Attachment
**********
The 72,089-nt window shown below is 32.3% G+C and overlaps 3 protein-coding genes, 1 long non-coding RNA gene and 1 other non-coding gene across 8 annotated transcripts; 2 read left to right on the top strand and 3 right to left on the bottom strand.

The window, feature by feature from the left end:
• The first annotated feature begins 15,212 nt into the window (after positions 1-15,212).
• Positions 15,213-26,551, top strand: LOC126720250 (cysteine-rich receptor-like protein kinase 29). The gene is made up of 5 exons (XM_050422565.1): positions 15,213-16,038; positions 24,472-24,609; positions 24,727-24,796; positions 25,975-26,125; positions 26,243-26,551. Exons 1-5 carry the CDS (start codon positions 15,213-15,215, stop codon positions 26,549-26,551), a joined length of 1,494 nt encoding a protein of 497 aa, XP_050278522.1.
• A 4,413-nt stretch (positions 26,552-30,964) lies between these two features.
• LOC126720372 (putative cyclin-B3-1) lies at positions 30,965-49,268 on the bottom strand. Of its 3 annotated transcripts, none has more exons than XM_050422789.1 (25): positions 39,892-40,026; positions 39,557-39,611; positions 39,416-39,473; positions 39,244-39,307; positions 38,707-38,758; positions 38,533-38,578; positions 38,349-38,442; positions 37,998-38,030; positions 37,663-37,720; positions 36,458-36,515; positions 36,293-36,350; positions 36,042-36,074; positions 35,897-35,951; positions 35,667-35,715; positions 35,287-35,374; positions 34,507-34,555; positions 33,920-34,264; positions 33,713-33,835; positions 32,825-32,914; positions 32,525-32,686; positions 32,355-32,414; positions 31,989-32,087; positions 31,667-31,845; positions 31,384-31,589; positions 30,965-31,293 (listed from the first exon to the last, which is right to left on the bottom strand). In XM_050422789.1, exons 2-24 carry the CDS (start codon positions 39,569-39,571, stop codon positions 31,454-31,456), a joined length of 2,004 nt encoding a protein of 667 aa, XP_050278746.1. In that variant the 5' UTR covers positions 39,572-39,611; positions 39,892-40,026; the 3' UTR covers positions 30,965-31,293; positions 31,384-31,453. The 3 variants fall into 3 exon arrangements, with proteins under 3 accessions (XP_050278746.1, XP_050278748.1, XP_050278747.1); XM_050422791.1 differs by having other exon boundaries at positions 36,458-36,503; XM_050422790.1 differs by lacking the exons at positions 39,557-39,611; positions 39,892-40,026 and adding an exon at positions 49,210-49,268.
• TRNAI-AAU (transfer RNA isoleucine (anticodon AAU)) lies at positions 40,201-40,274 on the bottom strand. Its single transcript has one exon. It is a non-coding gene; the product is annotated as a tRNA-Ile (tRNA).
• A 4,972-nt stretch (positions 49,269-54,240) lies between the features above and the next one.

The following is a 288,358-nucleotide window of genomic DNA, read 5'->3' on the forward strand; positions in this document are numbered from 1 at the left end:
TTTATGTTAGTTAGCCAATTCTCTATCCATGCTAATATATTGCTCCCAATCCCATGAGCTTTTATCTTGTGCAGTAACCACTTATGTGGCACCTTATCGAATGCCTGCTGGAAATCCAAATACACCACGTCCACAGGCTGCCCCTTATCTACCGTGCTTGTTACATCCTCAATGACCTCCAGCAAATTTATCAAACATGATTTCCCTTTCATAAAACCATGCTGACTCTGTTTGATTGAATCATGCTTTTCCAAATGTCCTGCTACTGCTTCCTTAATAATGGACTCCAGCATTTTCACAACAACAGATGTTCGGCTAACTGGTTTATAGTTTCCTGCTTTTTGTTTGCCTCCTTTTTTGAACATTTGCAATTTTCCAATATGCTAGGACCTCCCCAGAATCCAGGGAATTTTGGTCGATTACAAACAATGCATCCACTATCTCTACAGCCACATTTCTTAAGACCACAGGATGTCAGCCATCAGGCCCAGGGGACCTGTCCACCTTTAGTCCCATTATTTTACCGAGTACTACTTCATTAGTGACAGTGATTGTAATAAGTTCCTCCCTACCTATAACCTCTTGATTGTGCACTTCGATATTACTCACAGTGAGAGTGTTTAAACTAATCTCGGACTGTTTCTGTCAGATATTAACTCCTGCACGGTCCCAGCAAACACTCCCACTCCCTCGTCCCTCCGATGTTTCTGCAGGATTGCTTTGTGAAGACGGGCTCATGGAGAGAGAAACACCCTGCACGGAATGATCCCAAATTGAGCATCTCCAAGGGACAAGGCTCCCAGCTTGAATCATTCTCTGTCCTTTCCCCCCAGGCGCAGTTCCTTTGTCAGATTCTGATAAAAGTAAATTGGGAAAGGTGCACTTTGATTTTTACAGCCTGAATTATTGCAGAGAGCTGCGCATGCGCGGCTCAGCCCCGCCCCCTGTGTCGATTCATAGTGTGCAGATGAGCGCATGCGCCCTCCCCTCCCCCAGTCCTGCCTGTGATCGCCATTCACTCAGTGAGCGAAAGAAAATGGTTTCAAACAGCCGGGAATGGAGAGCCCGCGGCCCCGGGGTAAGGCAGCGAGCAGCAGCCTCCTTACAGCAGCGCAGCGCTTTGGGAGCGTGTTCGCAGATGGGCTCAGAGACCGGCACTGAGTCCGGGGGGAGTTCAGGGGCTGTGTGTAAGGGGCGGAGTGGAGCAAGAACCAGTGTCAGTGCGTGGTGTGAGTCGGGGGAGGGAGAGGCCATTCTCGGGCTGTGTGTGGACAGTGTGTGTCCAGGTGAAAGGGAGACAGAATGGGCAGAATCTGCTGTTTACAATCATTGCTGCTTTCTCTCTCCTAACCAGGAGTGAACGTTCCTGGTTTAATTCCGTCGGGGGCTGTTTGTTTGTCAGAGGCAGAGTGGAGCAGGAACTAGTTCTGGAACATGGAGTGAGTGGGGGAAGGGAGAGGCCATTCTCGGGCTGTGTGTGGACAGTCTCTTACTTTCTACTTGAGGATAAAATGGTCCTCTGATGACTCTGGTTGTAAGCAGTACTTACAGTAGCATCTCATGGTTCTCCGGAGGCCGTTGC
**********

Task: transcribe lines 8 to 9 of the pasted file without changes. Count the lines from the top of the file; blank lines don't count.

• A 4,972-nt stretch (positions 49,269-54,240) lies between the features above and the next one.

The following is a 288,358-nucleotide window of genomic DNA, read 5'->3' on the forward strand; positions in this document are numbered from 1 at the left end: